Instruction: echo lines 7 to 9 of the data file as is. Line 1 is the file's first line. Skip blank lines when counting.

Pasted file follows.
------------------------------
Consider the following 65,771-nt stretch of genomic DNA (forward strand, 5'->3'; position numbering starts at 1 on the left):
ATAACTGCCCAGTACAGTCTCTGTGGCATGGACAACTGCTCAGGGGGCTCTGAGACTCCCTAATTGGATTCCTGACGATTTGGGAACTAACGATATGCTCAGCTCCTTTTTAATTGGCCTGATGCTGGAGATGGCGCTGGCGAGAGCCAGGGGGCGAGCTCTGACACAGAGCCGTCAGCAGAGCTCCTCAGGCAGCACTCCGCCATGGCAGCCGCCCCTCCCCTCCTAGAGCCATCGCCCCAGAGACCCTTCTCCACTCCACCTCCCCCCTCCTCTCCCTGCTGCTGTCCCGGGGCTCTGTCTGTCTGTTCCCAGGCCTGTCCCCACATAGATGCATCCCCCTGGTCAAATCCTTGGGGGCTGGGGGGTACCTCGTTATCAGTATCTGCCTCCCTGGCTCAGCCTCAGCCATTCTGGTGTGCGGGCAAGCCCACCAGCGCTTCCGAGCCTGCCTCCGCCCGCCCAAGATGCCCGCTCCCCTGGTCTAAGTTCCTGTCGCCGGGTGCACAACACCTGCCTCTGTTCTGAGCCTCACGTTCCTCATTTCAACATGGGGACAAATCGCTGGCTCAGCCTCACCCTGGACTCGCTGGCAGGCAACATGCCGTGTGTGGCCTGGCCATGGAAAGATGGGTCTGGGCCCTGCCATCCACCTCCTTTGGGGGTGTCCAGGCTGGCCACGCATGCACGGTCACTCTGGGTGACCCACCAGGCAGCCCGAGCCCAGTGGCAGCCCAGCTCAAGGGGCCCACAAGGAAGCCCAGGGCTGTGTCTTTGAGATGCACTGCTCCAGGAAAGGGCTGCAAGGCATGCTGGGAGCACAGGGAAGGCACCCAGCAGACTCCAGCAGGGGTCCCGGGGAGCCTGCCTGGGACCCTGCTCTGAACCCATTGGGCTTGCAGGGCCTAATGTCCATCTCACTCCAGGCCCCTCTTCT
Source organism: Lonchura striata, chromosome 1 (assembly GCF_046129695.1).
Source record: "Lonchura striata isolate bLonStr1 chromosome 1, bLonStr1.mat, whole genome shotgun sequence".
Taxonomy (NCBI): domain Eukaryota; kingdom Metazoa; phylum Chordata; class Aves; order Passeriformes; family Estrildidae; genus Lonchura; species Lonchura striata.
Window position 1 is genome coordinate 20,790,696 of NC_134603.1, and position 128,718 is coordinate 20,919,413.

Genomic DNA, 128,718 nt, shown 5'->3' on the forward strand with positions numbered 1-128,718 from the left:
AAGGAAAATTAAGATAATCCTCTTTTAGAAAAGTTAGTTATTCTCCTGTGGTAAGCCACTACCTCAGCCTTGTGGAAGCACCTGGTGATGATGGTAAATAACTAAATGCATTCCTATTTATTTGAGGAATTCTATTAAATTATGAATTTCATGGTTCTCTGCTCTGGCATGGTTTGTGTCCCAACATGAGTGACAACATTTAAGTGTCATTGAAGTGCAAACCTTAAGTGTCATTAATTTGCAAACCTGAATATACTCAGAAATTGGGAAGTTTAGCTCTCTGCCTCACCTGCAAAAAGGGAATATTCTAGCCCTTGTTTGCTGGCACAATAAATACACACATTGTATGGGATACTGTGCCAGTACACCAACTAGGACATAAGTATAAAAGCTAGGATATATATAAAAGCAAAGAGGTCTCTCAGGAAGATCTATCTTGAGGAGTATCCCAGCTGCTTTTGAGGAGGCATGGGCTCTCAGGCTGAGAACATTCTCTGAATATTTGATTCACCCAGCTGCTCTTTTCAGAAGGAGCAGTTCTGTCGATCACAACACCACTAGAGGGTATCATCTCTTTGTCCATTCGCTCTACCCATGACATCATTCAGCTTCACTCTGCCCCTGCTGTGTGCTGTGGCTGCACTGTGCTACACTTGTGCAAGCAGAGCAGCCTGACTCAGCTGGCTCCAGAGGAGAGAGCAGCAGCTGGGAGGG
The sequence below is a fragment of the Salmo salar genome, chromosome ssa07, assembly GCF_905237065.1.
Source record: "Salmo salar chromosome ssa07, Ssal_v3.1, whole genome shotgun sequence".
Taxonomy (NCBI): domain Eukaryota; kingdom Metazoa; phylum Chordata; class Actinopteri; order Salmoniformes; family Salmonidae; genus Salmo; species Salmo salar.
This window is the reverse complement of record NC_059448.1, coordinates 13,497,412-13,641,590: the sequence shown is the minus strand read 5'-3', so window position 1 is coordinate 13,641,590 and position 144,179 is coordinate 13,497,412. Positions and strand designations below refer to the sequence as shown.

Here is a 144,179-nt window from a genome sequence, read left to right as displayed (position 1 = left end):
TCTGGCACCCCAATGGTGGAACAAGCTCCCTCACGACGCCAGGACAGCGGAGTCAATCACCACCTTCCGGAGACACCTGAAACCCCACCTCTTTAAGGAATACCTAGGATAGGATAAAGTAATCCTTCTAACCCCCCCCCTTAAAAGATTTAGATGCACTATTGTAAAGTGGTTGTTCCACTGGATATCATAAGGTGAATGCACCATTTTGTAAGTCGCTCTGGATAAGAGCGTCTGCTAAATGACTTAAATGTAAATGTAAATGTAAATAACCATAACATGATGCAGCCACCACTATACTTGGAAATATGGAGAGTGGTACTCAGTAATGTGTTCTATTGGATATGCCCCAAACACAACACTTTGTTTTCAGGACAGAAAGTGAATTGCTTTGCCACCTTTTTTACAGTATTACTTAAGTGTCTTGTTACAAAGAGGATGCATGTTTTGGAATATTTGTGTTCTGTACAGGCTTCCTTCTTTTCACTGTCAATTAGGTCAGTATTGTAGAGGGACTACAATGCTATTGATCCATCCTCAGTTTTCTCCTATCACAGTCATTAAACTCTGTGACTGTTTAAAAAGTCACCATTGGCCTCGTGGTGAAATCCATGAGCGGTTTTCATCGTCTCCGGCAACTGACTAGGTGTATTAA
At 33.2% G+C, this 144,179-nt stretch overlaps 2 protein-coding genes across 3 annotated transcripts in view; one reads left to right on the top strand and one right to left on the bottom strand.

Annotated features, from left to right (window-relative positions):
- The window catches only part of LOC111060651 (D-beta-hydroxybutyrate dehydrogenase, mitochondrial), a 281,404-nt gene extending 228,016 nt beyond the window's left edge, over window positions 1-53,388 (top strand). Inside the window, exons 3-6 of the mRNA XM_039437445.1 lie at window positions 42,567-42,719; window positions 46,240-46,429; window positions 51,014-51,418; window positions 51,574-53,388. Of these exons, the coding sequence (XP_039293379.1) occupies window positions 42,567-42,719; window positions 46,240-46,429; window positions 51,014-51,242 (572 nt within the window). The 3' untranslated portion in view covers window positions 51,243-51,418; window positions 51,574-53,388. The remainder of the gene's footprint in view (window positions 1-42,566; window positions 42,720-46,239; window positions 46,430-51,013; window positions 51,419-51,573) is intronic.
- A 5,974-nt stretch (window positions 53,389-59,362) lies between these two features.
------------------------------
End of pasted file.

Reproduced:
Genomic DNA, 128,718 nt, shown 5'->3' on the forward strand with positions numbered 1-128,718 from the left:
AAGGAAAATTAAGATAATCCTCTTTTAGAAAAGTTAGTTATTCTCCTGTGGTAAGCCACTACCTCAGCCTTGTGGAAGCACCTGGTGATGATGGTAAATAACTAAATGCATTCCTATTTATTTGAGGAATTCTATTAAATTATGAATTTCATGGTTCTCTGCTCTGGCATGGTTTGTGTCCCAACATGAGTGACAACATTTAAGTGTCATTGAAGTGCAAACCTTAAGTGTCATTAATTTGCAAACCTGAATATACTCAGAAATTGGGAAGTTTAGCTCTCTGCCTCACCTGCAAAAAGGGAATATTCTAGCCCTTGTTTGCTGGCACAATAAATACACACATTGTATGGGATACTGTGCCAGTACACCAACTAGGACATAAGTATAAAAGCTAGGATATATATAAAAGCAAAGAGGTCTCTCAGGAAGATCTATCTTGAGGAGTATCCCAGCTGCTTTTGAGGAGGCATGGGCTCTCAGGCTGAGAACATTCTCTGAATATTTGATTCACCCAGCTGCTCTTTTCAGAAGGAGCAGTTCTGTCGATCACAACACCACTAGAGGGTATCATCTCTTTGTCCATTCGCTCTACCCATGACATCATTCAGCTTCACTCTGCCCCTGCTGTGTGCTGTGGCTGCACTGTGCTACACTTGTGCAAGCAGAGCAGCCTGACTCAGCTGGCTCCAGAGGAGAGAGCAGCAGCTGGGAGGG
The sequence below is a fragment of the Salmo salar genome, chromosome ssa07, assembly GCF_905237065.1.